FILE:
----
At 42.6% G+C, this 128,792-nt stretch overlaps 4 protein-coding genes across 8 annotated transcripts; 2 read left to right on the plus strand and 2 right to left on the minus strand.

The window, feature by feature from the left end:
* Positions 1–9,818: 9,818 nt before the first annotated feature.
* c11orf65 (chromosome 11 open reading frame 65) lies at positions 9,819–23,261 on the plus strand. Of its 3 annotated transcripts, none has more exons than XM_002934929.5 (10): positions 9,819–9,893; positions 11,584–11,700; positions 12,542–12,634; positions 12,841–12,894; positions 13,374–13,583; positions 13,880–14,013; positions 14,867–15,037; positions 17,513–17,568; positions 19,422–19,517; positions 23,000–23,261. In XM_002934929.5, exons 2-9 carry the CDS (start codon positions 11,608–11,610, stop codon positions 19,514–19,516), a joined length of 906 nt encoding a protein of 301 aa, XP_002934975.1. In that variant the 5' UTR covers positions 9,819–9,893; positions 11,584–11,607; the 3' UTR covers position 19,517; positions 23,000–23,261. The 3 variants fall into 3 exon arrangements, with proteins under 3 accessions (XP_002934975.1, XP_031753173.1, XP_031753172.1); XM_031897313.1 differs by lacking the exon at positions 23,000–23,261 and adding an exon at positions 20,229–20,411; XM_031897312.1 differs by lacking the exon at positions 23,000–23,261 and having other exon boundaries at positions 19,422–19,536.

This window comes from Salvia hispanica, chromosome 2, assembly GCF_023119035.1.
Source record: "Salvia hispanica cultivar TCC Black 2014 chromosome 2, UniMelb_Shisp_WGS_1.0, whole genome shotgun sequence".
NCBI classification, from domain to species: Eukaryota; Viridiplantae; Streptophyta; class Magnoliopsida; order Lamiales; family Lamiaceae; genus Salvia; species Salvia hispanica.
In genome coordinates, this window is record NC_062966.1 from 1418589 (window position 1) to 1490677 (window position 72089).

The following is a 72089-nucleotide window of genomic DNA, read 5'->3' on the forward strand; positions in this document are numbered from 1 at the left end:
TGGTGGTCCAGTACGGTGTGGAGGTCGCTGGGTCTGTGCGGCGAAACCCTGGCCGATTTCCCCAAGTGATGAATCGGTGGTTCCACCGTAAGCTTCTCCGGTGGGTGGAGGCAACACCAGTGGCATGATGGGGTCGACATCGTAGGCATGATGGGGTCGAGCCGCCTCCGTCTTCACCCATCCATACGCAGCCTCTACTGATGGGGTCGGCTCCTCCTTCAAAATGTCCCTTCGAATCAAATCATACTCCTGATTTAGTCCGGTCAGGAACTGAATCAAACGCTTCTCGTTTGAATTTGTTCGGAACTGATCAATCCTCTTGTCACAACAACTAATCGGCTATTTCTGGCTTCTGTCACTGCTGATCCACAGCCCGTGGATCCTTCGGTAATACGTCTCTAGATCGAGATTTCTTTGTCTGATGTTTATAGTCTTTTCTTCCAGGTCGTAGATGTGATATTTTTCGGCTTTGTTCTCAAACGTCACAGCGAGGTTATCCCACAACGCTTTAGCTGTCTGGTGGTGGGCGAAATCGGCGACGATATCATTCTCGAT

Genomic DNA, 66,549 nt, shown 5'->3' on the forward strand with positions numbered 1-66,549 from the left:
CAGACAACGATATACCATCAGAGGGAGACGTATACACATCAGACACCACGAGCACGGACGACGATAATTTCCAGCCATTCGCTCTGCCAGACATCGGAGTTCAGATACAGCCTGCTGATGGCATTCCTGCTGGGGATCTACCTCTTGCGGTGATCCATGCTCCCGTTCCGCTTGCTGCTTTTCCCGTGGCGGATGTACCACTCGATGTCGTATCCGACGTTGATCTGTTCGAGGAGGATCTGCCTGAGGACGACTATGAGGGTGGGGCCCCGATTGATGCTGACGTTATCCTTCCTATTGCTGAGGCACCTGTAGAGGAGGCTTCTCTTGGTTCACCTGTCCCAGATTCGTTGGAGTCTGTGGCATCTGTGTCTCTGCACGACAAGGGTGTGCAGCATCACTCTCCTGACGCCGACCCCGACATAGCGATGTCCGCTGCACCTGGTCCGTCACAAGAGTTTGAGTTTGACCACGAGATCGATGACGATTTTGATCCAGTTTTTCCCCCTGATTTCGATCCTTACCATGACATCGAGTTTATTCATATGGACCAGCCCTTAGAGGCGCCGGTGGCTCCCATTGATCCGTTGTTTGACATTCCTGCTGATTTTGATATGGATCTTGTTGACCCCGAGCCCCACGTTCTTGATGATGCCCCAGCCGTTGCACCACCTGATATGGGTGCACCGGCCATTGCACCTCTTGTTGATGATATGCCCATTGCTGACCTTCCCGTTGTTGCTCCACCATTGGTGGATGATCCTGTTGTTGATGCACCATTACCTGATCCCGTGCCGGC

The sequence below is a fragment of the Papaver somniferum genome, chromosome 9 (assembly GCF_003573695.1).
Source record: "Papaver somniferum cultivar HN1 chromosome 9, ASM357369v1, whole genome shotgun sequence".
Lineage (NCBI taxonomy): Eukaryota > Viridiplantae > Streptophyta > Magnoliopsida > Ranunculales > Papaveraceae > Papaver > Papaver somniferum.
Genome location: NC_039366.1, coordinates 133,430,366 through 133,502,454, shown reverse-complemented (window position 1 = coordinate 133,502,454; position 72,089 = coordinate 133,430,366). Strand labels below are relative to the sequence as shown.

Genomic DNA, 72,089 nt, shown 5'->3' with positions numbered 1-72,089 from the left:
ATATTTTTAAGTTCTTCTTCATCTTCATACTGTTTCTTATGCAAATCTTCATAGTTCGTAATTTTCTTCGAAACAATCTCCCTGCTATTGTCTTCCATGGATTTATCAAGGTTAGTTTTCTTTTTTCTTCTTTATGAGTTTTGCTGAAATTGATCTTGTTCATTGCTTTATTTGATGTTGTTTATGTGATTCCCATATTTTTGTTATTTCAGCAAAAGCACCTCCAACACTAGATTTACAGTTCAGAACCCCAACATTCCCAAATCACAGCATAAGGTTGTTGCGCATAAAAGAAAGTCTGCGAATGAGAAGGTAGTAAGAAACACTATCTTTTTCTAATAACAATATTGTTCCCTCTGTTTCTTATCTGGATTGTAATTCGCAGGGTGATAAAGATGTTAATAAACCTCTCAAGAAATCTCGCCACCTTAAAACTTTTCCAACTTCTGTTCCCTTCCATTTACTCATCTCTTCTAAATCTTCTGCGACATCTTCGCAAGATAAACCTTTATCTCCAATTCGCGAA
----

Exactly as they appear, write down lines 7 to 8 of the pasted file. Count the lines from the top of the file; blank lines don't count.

NCBI classification, from domain to species: Eukaryota; Viridiplantae; Streptophyta; class Magnoliopsida; order Lamiales; family Lamiaceae; genus Salvia; species Salvia hispanica.
In genome coordinates, this window is record NC_062966.1 from 1418589 (window position 1) to 1490677 (window position 72089).